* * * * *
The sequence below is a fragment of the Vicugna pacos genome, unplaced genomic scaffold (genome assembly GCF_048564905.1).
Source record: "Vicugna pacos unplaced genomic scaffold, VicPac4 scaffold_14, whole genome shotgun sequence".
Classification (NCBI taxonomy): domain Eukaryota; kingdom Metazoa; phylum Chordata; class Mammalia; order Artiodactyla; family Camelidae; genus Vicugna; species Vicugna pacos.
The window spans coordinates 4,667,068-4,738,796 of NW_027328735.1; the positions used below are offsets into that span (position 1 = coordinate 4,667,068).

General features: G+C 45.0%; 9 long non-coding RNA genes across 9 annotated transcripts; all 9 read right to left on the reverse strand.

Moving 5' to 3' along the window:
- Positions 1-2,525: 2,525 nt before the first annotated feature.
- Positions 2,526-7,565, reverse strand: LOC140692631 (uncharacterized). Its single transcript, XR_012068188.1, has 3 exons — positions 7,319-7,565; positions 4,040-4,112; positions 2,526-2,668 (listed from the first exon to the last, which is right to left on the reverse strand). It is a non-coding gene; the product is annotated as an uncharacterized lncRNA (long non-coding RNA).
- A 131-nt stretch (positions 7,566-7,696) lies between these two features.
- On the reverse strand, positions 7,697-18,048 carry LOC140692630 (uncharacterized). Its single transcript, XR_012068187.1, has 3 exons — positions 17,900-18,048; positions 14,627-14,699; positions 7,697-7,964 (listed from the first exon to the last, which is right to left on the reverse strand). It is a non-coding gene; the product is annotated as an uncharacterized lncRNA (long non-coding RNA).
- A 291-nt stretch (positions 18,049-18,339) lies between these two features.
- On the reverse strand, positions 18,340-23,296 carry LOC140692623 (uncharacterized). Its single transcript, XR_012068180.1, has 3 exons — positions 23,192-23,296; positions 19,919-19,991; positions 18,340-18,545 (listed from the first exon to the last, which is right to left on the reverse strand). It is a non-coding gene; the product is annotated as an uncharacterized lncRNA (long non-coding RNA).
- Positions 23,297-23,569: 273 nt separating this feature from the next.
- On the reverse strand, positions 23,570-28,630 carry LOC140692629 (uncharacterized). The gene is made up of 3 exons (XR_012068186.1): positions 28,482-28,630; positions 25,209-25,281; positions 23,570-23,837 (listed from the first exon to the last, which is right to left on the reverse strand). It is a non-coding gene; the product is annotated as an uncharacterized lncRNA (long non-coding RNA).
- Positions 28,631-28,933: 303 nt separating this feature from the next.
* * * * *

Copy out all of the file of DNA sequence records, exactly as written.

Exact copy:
The sequence below is a fragment of the Vicugna pacos genome, unplaced genomic scaffold (genome assembly GCF_048564905.1).
Source record: "Vicugna pacos unplaced genomic scaffold, VicPac4 scaffold_14, whole genome shotgun sequence".
Classification (NCBI taxonomy): domain Eukaryota; kingdom Metazoa; phylum Chordata; class Mammalia; order Artiodactyla; family Camelidae; genus Vicugna; species Vicugna pacos.
The window spans coordinates 4,667,068-4,738,796 of NW_027328735.1; the positions used below are offsets into that span (position 1 = coordinate 4,667,068).

General features: G+C 45.0%; 9 long non-coding RNA genes across 9 annotated transcripts; all 9 read right to left on the reverse strand.

Moving 5' to 3' along the window:
- Positions 1-2,525: 2,525 nt before the first annotated feature.
- Positions 2,526-7,565, reverse strand: LOC140692631 (uncharacterized). Its single transcript, XR_012068188.1, has 3 exons — positions 7,319-7,565; positions 4,040-4,112; positions 2,526-2,668 (listed from the first exon to the last, which is right to left on the reverse strand). It is a non-coding gene; the product is annotated as an uncharacterized lncRNA (long non-coding RNA).
- A 131-nt stretch (positions 7,566-7,696) lies between these two features.
- On the reverse strand, positions 7,697-18,048 carry LOC140692630 (uncharacterized). Its single transcript, XR_012068187.1, has 3 exons — positions 17,900-18,048; positions 14,627-14,699; positions 7,697-7,964 (listed from the first exon to the last, which is right to left on the reverse strand). It is a non-coding gene; the product is annotated as an uncharacterized lncRNA (long non-coding RNA).
- A 291-nt stretch (positions 18,049-18,339) lies between these two features.
- On the reverse strand, positions 18,340-23,296 carry LOC140692623 (uncharacterized). Its single transcript, XR_012068180.1, has 3 exons — positions 23,192-23,296; positions 19,919-19,991; positions 18,340-18,545 (listed from the first exon to the last, which is right to left on the reverse strand). It is a non-coding gene; the product is annotated as an uncharacterized lncRNA (long non-coding RNA).
- Positions 23,297-23,569: 273 nt separating this feature from the next.
- On the reverse strand, positions 23,570-28,630 carry LOC140692629 (uncharacterized). The gene is made up of 3 exons (XR_012068186.1): positions 28,482-28,630; positions 25,209-25,281; positions 23,570-23,837 (listed from the first exon to the last, which is right to left on the reverse strand). It is a non-coding gene; the product is annotated as an uncharacterized lncRNA (long non-coding RNA).
- Positions 28,631-28,933: 303 nt separating this feature from the next.